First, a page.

One of the great failures of American universities is that they are far too parochial, rarely exposing students to worlds beyond our borders.
If colleges provide credit for dozing through an introductory Spanish class, why not give credit for a "gap year" in a Bolivian village? If students can learn about microfinance while sitting comatose in 9 a.m. lectures, couldn't they learn more by volunteering with a lender in a Bangladesh slum?
So with summer starting, it's up to students themselves to self-educate by setting off on their own. I hold my "win a trip" contest precisely to encourage such trips - I'm just back from visiting five West African countries with a University of South Carolina student. Yet when I encourage students' wanderlust, questions invariably arise: Will I be safe? How do I avoid robbers and malaria?
In response, here are tips for traveling to even the roughest of countries - and back:
- Carry a "decoy wallet" so if you are robbed by bandits with large guns, you have something to hand over. I keep $40 in my decoy wallet, along with an old library card and frequent-flier card. (But don't begrudge the wallet: When my travel buddy was pick-pocketed in Peru, we tried to jump the pickpocket, who turned out to be backed by an entire gang.)
- Carry cash and your passport where no robber will find it. Assuming few bandits read this column, I'll disclose that I carry mine in a pouch that loops onto my belt and tucks under my trousers.
- Carry a tiny ski lock with a 6-foot retractable wire. Use it to lock your backpack to a hotel bed when you're out, or to the rack of a train car.
- At night, set a chair against your hotel door so that it will tip over and crash if someone slips in at 4 a.m. And lift the sheet to look for bloodstains on the mattress - meaning bed bugs.
- When it gets dark, always carry a headlamp in your pocket. I learned that from a friend whose hotel in Damascus lost power. He lacked a light but was able to feel his way up the stairs in the dark, find his room and walk in. A couple of final gropes, and he discovered it wasn't his room after all. Unfortunately, it was occupied.
- If you're a woman held up in an isolated area, stick out your stomach, pat it and signal that you're pregnant. You might also invest in a cheap wedding band, for imaginary husbands deflect unwanted suitors.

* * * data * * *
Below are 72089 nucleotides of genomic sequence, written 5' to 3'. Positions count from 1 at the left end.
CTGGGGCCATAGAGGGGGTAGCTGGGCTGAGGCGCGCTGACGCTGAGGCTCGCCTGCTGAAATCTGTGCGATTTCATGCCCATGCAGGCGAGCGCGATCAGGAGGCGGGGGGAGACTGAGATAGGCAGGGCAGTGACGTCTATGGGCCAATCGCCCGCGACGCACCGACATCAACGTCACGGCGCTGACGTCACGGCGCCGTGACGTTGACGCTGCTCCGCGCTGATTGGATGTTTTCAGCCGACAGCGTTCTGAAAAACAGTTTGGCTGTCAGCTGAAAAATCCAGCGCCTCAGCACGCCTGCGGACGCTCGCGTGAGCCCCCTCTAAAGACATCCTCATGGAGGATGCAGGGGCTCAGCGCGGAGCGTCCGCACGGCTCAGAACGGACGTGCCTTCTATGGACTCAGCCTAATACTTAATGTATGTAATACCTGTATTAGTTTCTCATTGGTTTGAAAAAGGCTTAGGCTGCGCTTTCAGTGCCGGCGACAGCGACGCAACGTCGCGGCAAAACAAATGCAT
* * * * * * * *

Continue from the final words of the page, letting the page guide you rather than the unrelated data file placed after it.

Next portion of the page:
- Be wary of accepting drinks from anyone. Robbers sometimes use a date-rape drug to knock out their victims - in bars, in trains, in homes. If presented with pre-poured drinks, switch them with your host, cheerfully explaining: "This is an American good luck ritual."
- Buy a secondhand local cell phone for $20, outfit it with a local SIM card and keep it in your pocket.
- When you arrive in a new city, don't take an airport taxi unless you know it is safe. If you do take a cab, choose a scrawny driver and lock all the doors - thieves may pull open the doors at a red light and run off with a bag.
- Don't wear a nice watch, for that suggests a fat wallet and also makes a target. I learned that lesson on my first trip to the Philippines: a robber with a machete had just encountered a Japanese businessman with a Rolex. The businessman now, alas, has only one hand.
- Look out for fake cops or crooked ones. If a police officer tries to arrest you, demand to see some ID and use your cell phone to contact a friend.
- If you are held up by bandits with large guns, shake hands respectfully with each of your persecutors. It's very important to be polite to people who might kill you. Surprisingly often, child soldiers and other bandits will reciprocate your fake friendliness and settle for some cash rather than everything you possess. I've even had thugs warmly exchange addresses with me, after robbing me.
- Remember the scariest people aren't warlords but drivers. In buses, I sometimes use my pack as an airbag; after one crash, I was the only passenger not hospitalized.
- If terrorists finger you, break out singing "O Canada"!
- Finally, don't be so cautious that you miss the magic of escaping your comfort zone and mingling with local people and staying in their homes. The risks are minimal compared with the wonders of spending time in a small village. So take a gap year, or volunteer in a village or a slum. And even if everything goes wrong and you are robbed and catch malaria, shrug it off - those are precisely the kinds of authentic interactions with local cultures that, in retrospect, enrich a journey and life itself.
© 2009 New York Times News Service